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The Runestone (1990)

  Tags: 90's, cheesy, creature, monster, The Runestone, Willard Carroll

Your rating: None Average: 7 (4 votes)
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Willard Carroll
105 minutes
Peter Riegert, Joan Severance, William Hickey, Tim Ryan, Mitchell Laurance, Lawrence Tierney, Dawan Scott, Chris Young, Erika Schickel, Bill Kalmenson, Arthur Malet, John Hobson, Anthony Cistaro

Ah the early 90' when you could still go into small local video stores and browse numerous titles you had never heard of before. It was always a gamble when you reached for an unknown horror film, but every so often you came across something you liked. That is the story with this one, after sifting through all the other movies I'd already seen, I came across The Runestone. I remember liking it back then, but my memory was a little hazy, and it doesn't seem like many other people have even seen it. So I decided it was time to seek it out again and see what the deal was.

The film revolves around an old Norse legend of a cursed runestone and its captive Fenrir. The runestone is accidentally discovered by a group of miners somewhere in western Pennsylvania and gets sent to a large corporation. The possessed piece of rock is left in the charge of businessman Martin Almquist and he is immediately bewitched by it. He gets a stern warning about its evil powers from a crazy old man but of course that gets ignored. It doesn't take long before the artifact has taken complete control of poor Martin and turns him into the bloodthirsty demon beast Fenrir. The transformation from man to beast isn't shown, but Fenrir still tears threw several security guards making a break for the city.

Once on the loose in the city, Martin chases down and hunts his ex-girlfriend Marla and her husband Sam. The two manage to survive their first encounter and then quickly discover they are the main targets of the demon. Following this, there is the introduction of a secret society called 'The Watchmen' who know all and have been preparing for the return of the beast. Things start to become unintentionally funny from this point on and it's a mixed bag. Some of it is enjoyable and fun to watch, while other things such as bad dialogue and paper thin acting drag the film down some. Keeping the monster in the shadows for the first half of the film was a plus though, helping to hold my interest through the uninteresting character development and campy segments. When the monster is finally shown onscreen it's effective, despite the obviously dated effects.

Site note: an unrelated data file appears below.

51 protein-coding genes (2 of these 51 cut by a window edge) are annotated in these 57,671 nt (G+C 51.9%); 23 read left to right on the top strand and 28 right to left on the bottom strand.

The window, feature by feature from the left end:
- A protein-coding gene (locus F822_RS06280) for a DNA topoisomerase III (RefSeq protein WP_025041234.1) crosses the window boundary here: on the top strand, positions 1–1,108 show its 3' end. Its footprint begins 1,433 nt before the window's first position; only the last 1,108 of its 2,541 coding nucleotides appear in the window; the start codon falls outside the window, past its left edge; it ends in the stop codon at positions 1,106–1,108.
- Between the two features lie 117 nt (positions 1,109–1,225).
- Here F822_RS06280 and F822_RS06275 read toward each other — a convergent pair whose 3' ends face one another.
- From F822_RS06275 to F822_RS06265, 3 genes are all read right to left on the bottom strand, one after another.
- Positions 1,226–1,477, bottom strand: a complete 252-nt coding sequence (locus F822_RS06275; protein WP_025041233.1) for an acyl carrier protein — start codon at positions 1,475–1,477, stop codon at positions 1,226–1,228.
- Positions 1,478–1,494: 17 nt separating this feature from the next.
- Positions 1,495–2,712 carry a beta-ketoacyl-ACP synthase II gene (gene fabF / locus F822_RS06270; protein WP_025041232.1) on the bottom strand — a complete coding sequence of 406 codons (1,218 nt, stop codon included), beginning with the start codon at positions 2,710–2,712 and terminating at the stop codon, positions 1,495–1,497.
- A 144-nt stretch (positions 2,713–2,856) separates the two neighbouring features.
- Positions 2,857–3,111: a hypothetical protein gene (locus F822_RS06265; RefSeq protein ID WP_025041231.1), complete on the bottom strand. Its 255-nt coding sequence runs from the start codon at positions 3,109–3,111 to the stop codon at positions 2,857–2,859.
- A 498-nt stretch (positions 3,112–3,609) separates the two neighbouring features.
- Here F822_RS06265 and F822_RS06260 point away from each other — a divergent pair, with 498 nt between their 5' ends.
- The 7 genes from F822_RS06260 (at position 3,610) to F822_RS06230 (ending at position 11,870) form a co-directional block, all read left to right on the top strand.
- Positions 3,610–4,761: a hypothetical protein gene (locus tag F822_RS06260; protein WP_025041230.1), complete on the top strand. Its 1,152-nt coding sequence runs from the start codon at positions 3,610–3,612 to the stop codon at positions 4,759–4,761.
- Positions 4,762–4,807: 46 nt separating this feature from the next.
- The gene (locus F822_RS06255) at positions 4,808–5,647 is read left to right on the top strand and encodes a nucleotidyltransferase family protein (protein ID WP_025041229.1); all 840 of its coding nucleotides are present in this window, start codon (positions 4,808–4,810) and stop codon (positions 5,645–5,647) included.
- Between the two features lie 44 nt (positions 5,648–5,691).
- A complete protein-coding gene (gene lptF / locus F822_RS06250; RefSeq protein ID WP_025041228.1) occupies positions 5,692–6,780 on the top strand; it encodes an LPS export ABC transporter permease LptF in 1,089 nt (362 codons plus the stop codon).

There is a lot of killing in this movie and a fair amount of it occurs onscreen, sadly a sizable number aren't shown. The body count is so high they probably didn't have the budget to show all deaths they would have liked too. On the flip side the kills we do see have some blood, and a nice fun factor when the monster strangles, shreds, or bitch slaps random people to death. Fenrir himself has a great look, lending some extra substance to the countless murders. He looks pretty bad-ass in all the bloody battles between the cops and 'The Watchmen'. Unfortunately when the creature is on screen for more than a few minutes you start to notice the cheap-ness of it, reducing the scare factor. This is especially problematic during the films uninspired and overly-long climax.

A hefty kill count and a cool creature highlight this little known 1990's monster movie. The acting, plot, and effects are not the greatest, but the camp, action, and quick pace help balance it out. If you like creature features and haven't seen this one yet give it a chance, you might like it.

Posted on June 5, 2010 - 7:46pm | steelba